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England's World Leading Attendance Drive Continues

Next phase of DfE’s world-leading attendance drive will provide new data for schools to help them spot trends in children’s attendance for earlier intervention.

New data reveals that 375,000 more children across all year groups were in school almost every day last year, as the Government looks to deliver the next phase of its internationally recognised attendance strategy.

The launch of a new in-depth daily data tool today (Friday 10 May) means schools can now identify absence trends across different year groups and pupil characteristics so they can address areas of concern to drive up improvements in attendance.

More children were in school almost every day - around 14 more children in the average primary school and 39 more pupils in the average secondary school – compared with 2021/22. This trend was across the country and all year groups – including key vulnerable cohorts such as children with special educational needs or those receiving free school meals.

The Department for Education is asking schools to use this tool to spot attendance trends and act quickly in supporting pupils. 

The latest data tool published today comes a week after the OECD has recognised England’s wide ranging and ‘comprehensive’ strategy for tackling school absence. While the report recognised school attendance is a global issue following the pandemic, it highlighted England’s world leading data collections which support and inform our attendance initiatives and statutory guidance, while many other countries had data collection limitations.

England’s attendance levels are significantly higher than those in Wales and Scotland. In the last year, pupils in England were attending school over a week and a half more than children in Wales, and nearly a week more than children in Scotland. Previous Government analysis also shows 440,000 fewer children were persistently not attending last year compared to the year before.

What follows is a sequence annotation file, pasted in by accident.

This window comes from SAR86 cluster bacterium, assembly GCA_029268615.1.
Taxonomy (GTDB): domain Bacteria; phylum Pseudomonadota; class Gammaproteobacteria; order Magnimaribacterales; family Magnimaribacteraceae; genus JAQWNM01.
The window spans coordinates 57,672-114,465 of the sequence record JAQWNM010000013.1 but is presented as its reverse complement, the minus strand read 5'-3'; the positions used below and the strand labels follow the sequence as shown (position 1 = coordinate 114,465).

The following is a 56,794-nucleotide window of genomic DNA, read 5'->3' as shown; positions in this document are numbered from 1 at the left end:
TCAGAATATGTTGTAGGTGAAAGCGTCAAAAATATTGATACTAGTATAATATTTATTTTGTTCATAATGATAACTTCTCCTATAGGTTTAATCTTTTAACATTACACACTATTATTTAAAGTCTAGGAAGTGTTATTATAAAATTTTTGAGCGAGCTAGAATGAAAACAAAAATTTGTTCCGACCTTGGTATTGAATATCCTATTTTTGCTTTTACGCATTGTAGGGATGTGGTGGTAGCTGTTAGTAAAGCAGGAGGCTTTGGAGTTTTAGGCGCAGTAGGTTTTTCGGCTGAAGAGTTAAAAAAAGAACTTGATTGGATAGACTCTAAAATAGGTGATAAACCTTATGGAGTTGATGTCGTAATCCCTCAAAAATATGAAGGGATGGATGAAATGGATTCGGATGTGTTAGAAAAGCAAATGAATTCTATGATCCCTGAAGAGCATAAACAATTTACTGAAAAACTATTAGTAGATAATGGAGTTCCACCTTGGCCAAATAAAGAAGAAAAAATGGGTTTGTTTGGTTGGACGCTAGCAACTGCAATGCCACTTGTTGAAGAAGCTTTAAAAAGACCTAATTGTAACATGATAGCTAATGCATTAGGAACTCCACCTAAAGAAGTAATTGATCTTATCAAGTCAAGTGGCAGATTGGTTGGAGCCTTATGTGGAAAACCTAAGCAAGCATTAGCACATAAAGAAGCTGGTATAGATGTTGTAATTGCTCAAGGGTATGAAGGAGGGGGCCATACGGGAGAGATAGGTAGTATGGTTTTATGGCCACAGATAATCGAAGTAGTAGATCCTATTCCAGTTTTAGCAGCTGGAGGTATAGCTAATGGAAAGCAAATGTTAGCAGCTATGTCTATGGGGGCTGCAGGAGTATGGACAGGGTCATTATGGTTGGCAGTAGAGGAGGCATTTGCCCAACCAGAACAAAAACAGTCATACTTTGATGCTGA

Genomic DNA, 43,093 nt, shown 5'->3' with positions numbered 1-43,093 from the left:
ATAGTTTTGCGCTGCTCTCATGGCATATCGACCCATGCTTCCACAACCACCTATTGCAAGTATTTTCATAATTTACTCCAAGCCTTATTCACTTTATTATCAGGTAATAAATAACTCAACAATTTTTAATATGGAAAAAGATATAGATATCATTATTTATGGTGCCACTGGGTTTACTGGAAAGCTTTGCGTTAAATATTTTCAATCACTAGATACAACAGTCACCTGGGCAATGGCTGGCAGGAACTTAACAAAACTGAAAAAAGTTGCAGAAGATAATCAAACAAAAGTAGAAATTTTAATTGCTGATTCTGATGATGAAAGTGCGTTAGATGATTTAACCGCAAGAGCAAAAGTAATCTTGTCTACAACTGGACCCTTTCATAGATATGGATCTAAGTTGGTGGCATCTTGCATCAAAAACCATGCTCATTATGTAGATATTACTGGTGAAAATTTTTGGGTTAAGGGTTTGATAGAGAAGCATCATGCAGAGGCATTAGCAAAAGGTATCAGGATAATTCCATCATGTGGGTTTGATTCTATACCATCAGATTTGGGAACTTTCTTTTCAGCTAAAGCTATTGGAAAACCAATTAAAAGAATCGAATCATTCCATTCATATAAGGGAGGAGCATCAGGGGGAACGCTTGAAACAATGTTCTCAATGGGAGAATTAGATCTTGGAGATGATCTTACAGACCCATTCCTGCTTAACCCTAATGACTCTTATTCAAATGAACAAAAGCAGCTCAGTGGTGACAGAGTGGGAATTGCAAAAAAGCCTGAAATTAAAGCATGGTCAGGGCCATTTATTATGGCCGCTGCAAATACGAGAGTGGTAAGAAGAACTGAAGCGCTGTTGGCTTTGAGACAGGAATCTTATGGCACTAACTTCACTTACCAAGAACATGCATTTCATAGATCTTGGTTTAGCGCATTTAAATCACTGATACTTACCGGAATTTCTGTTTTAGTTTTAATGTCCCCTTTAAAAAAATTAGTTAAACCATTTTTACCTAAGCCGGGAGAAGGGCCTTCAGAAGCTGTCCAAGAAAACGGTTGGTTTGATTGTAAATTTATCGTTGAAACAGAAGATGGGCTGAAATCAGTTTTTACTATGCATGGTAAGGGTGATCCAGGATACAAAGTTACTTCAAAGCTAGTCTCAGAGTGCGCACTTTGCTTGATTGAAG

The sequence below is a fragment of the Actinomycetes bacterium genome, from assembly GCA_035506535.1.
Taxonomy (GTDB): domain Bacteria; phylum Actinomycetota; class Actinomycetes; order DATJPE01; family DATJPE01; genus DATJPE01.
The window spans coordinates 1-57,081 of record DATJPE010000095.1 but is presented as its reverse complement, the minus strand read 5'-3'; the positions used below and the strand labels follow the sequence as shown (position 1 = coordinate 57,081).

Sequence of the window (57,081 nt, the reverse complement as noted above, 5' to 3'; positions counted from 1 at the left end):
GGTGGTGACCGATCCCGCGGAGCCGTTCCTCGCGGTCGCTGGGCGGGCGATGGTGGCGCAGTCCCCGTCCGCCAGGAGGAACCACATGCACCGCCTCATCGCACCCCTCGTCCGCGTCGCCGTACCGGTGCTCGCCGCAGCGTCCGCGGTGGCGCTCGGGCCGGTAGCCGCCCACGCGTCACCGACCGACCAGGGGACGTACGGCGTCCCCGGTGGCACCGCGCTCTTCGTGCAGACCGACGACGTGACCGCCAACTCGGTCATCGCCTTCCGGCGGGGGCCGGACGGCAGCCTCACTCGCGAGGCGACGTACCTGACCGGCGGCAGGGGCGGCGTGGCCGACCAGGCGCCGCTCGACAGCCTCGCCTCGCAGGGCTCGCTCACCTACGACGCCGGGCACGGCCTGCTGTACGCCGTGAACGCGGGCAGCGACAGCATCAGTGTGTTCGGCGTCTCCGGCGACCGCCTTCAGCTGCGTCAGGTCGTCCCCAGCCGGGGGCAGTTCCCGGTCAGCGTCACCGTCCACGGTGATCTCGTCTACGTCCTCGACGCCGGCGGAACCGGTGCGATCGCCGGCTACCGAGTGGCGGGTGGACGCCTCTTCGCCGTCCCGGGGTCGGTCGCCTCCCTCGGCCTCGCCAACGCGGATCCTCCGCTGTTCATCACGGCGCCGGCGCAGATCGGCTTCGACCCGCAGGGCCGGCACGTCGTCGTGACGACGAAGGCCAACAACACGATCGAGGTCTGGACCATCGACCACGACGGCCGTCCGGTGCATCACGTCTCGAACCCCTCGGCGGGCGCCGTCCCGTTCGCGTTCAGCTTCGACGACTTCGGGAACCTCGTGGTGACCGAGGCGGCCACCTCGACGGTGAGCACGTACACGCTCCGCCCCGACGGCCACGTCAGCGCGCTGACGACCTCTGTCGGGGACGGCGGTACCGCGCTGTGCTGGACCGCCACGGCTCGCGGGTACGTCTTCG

It builds on the Government’s success in raising school standards alongside the hard work of teachers and school leaders, with 90% of schools now rated by Ofsted as Good or Outstanding, up from just 68% in 2010. Pupils in England are now ‘best in the West’ at reading and have risen to 11th in the global maths rankings, up from only 27th in 2009, according to the Programme for International Student Assessment (PISA) study.

Education Secretary, Gillian Keegan said:

As the OECD has recognised, and thanks to our brilliant teachers and head teachers, England is leading the world in our approach to helping children return to the classroom.

Attendance is my number one priority. Alongside schools, I am one of the only Education Secretaries in the world to now have in-depth daily attendance data at their fingertips, giving the government, councils and schools the insights needed to target pupils who need the most support.

Being in school has never been more valuable which is why we need to stick to our plan to drive up attendance and ensure every child gets a world-class education. 

CEO of Northern Education Trust and the Government’s Attendance Ambassador, Rob Tarn said:

This new data approach is a big step forward in our work to return attendance to pre-pandemic levels and beyond.

We used this data to identify patterns of absence in one cohort of Year 7 students in one of our academies. This has allowed us, working closely with the LA, to target intensive intervention to reduce the number of this cohort who are persistently absent.

By using this more granular breakdown of absence and benchmarking performance against local and national data headteachers can take the make strategic decisions and be laser focused in their response to the absence profile in their school.

These tools follow new statutory guidance on attendance, Working Together to Improve School Attendance, coming into force in August, which asks all schools to develop strategies for reducing persistent and severe absence, including access to wider support services via the local authority. This includes expectations to include termly meetings between local authorities and schools to agree plans for severely absent children, and schools appointing attendance champions and publishing an attendance policy.

The plan includes a national attendance hubs initiative reaching a million students, and pilot attendance mentoring programme backed by £15 million. This Government has also invested £2.9bn this financial year in the Pupil Premium, which can be used to support attendance.

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